Reach out to your local Area Agency on Aging, senior center, or community center to learn about the kind of services they offer to help a loved one who may need them in the future. Also, public libraries can provide valuable information about local community resources. Share this information with family members and neighbors, so they know they are not alone. For more information about resources and places to start looking, see our Ten Resources to Help Prepare for Aging with Dignity and Independence.

6. Stand up and be heard.

Find out if there are local organizations where you can express your thoughts, concerns, and experiences about growing older and the need for accessible and affordable support services. Check your local senior or community centers, which often hold meetings to discuss civic issues. If your local civic, religious, or other leaders are not talking about ways to help older people live safe and well in your community, bring it up, find out why, and encourage them to make aging issues a priority.

7. Take a leadership role in getting organized.

Form a community group that is engaged in what is happening in your area. Get your neighbors involved, start a phone tree, or form a local network of people who are interested in working together to make your community livable for all older adults. Consider starting a local dialogue through a town hall meeting or by writing a letter to the editor of your local paper.

At the state and federal level:

8. Find out what your state leaders are doing to improve long-term care.

Find out what is happening in your state, and make your voice heard by talking with current representatives or those wanting your vote. Learn about the facts and issues facing seniors in your state and how you can get involved. Many states are facing budget cutbacks and trimming programs that serve seniors in your area. Decisions being made today could change the availability of care you or a loved one may need tomorrow.

9. Stay on top of changes at the federal level as a result of health reform.

While health care and daily support for older people with needs happen at the local level, many programs and services are shaped by decisions made in Washington, D.C. For example, the federal health reform law is moving forward, and allows the government to work better with states and communities on finding new ways of improving the system of long-term care for older adults and people with disabilities. Also, discussions are happening every day in Congress about potential changes to Medicare (health insurance for older people) and Medicaid (health coverage for low-income individuals) that could affect you and your loved ones. Here are links to get contact information for your elected officials in Washington, DC and ways to communicate with them: Congressional representatives, senators, and the president.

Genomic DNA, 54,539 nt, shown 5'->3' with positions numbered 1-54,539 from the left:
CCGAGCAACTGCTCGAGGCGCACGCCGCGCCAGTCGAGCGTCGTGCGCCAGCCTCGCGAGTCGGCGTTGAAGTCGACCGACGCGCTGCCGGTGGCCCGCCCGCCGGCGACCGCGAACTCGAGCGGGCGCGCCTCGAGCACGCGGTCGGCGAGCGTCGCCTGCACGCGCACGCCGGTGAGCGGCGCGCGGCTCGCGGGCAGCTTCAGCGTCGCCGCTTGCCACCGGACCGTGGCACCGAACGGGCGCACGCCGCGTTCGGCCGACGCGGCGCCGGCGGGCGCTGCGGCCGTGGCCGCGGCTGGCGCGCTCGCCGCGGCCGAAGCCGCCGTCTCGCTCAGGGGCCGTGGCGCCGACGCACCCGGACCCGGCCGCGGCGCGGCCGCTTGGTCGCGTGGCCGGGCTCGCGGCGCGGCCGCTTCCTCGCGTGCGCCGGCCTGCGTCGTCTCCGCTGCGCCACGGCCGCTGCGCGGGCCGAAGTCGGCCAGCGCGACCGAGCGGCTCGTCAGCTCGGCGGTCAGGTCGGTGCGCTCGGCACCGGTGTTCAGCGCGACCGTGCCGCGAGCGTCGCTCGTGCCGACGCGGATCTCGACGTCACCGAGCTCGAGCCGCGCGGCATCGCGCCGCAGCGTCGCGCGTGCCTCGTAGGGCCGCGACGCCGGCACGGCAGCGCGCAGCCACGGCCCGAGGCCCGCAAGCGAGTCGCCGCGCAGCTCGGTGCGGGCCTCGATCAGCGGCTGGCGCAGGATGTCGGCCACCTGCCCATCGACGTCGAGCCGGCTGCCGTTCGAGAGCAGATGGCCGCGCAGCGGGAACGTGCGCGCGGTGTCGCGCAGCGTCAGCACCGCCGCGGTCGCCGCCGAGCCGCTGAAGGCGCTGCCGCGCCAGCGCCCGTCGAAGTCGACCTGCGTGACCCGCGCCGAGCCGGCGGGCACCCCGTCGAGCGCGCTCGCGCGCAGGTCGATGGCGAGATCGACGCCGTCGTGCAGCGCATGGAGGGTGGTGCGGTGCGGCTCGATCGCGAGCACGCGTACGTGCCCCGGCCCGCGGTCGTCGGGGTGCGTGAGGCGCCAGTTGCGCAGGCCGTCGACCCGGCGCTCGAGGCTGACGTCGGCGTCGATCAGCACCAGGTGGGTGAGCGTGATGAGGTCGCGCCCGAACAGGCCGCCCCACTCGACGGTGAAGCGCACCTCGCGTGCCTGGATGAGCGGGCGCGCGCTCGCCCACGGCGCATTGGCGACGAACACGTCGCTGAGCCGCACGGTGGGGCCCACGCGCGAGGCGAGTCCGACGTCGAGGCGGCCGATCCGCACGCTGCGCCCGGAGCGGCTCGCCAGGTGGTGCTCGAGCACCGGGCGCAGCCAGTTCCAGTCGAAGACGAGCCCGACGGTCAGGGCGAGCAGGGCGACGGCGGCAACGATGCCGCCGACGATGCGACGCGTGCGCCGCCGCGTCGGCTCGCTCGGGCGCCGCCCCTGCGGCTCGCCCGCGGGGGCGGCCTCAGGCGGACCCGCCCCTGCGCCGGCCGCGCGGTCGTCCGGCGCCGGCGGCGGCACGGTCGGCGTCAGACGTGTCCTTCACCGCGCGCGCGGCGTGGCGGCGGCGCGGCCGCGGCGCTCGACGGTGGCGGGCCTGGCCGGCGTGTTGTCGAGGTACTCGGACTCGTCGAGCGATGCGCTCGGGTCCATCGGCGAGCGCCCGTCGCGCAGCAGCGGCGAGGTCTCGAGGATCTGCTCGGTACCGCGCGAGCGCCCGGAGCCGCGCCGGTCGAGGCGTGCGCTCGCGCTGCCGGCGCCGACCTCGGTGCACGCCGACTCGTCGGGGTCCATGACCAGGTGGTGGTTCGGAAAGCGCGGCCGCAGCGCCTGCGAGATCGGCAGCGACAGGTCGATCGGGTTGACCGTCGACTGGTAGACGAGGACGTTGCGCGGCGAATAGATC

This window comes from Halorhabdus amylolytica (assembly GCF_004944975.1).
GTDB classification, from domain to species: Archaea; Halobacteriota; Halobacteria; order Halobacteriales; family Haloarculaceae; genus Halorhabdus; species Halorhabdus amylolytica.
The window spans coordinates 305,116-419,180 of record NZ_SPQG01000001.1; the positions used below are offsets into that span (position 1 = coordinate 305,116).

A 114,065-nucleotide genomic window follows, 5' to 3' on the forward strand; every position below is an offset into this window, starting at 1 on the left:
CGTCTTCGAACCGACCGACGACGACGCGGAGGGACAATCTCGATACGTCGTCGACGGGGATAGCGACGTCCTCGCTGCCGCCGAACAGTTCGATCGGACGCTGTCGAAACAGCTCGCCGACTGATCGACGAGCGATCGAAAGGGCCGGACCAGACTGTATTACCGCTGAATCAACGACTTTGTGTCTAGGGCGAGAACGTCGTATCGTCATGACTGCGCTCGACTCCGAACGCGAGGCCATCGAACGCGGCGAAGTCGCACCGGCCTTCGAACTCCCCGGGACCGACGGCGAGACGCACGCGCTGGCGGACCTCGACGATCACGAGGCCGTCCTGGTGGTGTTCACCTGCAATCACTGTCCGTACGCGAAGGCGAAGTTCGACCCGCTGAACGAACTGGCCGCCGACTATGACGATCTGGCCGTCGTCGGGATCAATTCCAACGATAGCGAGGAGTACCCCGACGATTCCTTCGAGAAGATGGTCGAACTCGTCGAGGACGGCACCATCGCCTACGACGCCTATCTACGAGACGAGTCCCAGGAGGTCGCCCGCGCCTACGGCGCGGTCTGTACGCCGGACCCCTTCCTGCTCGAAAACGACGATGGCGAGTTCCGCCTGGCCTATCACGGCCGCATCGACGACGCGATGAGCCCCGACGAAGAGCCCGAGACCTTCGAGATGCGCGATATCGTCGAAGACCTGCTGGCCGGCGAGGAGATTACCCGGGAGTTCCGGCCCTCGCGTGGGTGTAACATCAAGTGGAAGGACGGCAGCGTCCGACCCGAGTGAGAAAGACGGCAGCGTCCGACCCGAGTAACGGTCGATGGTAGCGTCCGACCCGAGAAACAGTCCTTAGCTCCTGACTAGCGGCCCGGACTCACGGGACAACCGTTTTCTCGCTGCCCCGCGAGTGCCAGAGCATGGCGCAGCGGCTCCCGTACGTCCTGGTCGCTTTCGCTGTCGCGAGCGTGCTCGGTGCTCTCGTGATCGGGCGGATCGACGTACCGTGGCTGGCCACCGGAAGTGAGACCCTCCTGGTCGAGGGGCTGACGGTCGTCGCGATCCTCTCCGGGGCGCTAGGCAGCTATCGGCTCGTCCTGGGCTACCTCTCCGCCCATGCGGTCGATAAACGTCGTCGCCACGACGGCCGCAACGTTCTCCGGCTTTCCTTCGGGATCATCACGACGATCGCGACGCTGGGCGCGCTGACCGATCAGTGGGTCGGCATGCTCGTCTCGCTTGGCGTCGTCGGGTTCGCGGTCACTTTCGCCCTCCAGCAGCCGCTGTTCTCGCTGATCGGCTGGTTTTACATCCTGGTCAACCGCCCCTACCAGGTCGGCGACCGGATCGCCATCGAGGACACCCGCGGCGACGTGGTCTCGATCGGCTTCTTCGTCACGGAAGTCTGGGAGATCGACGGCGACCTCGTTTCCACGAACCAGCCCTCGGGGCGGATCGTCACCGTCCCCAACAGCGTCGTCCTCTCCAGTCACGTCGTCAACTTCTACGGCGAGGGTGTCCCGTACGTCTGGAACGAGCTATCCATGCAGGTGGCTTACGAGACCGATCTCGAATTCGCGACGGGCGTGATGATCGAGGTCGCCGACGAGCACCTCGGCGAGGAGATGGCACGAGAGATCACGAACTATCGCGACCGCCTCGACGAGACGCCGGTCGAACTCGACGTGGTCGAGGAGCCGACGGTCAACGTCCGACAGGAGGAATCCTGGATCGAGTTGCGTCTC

In the online community:

10. Harness the power of social media.

Regardless of where you live, social media can be an ideal place to learn about, discuss,
and connect with others on issues related to growing older. There is an increasing
presence among baby boomers and older adults on the internet, and websites such as
Facebook and Twitter can provide a platform to share your voice. A simple search of the
term "long-term care" on Twitter or Facebook is a great place to start. Helpful sites on the
subject include the New York Times New Old Age blog, Huffington Post Huff/Post 50, PBS
Next Avenue
, AARP Bulletin, and the National Institute of Aging News of Note. You can also
follow The SCAN Foundation on Twitter and Facebook.

This publication is part of a series produced by The SCAN Foundation titled "Ten Things You Should Know," designed to help you prepare for aging with dignity and independence. To view the whole series, including Spanish versions, visit